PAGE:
The right way – when working with a trier, you have to find the balance between keeping them interested and engaged, and pushing them past their true capability. A trier will stay enthusiastic when given slowly increasing challenges, where success encourages them to reach a bit further each time. This is my favorite type to work with, both in horses and people. They are more challenging than the goer, in the process of determining where their talent lies, and in finding just how deep that talent might be. The puzzle of finding the right formula of challenge and caution appeals to my sensibility – and watching the joy as they achieve more than they had ever thought of trying is priceless.
This is the horse who is not necessarily unwilling, but who generally lacks energy, enthusiasm, and often specific talent. Although slow in development, given the right support this horse is willing to do those jobs that would frustrate the goer, and even bore the trier. Even in those seemingly dull jobs, the plodder can be very happy with clear cues and appreciation for their effort.
Common mistakes – the first mistake is often to overlook or undervalue the plodder. There are places in this world for plodders, and they should be valued for all that they bring. But if they are dismissed and ignored, we lose that potential value, and they can eventually lose any sense of trying they might have had. The other common mistake is to flog the plodder in the mistaken idea that you can generate the level of engagement or performance that might be found in the trier. A flogger plodder generally only becomes a duller plodder.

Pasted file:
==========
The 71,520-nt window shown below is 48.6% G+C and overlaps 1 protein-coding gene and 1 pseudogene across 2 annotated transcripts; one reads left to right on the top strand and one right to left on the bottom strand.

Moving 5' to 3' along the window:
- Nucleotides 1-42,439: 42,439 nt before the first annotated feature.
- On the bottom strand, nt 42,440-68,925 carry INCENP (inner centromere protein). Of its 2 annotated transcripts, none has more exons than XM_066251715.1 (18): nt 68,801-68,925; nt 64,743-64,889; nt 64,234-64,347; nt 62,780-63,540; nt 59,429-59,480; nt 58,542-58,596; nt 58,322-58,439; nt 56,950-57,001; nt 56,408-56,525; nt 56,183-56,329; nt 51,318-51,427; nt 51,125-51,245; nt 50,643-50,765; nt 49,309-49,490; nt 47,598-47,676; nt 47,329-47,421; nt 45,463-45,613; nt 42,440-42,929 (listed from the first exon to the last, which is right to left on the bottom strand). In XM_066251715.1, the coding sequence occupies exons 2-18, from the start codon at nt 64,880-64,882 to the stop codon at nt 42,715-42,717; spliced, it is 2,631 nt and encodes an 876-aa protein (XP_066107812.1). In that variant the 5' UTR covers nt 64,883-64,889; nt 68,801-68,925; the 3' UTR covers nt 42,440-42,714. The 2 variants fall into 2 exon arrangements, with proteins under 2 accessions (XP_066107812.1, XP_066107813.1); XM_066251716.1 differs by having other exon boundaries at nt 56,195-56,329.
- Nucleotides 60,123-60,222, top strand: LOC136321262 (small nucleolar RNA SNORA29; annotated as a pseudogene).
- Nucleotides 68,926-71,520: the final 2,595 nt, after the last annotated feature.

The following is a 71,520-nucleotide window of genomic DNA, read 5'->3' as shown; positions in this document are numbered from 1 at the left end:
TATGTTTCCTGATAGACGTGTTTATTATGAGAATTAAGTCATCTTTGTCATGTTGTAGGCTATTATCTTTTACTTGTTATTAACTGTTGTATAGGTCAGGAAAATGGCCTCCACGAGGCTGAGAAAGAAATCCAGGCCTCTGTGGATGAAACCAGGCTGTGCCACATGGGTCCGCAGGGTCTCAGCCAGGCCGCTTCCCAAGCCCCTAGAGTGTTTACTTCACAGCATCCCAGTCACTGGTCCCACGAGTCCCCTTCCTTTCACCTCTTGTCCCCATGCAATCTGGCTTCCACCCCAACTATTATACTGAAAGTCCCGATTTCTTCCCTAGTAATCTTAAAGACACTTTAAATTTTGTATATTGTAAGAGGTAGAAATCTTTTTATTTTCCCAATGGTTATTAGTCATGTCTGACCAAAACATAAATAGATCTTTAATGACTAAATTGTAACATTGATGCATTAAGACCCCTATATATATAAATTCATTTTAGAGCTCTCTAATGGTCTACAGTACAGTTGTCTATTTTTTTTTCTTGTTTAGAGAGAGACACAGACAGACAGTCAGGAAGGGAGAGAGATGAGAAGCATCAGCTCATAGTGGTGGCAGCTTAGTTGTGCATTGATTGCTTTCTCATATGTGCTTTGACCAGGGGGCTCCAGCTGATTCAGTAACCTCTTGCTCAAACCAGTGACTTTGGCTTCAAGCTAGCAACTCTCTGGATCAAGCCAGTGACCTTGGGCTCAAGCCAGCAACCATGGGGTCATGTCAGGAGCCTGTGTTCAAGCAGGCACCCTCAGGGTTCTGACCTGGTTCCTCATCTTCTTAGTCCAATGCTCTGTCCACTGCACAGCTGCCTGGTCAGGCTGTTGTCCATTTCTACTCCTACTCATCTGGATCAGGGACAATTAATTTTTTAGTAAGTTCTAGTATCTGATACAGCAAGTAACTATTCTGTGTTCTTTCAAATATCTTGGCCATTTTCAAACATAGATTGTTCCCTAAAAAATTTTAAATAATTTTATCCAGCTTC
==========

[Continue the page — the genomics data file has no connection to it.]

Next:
The right way – the first imperative is to set a realistic expectation for what a plodder can accomplish. This should not be set in stone, as a plodder may exceed your expectations along the way. This can be, in part, because the plodder is actually a trier who has been dulled from their innate state. The plodder may need some help to get a bit more responsive and agile than is natural – but it is not done through a heavy hand. Instead, one should still use cues as light as you would use with the goer. If a response is lacking, then the follow up should be a quick tap to get their attention – returning the next time to the lighter cue. After a few repetitions, you will find the plodder more attentive, waiting for the next light cue for what you might be asking.
I have known horses, and people, who fit into each of these types. I have watched some of both ruined by the wrong handling – I am watching it happen in my workplace. I have also seen the magic of each of these types when they get the right kind of support, leadership, and guidance. While the goer can be the star of the stable, even the plodder can bring great value.
Talent management is not setting a high bar and watching to see which horses fail to clear it. Effective and appropriate talent management is figuring out how high the bar has to be for each horse to fulfill its individual talent, without being either bored or overfaced. The challenge of finding the right formula for the type of horse or person that I am providing leadership to is what I enjoy. Leadership, done right, is rewarded by watching the joy in the individual who has realized their potential – whatever it is.
Be good to your horses … and your employees!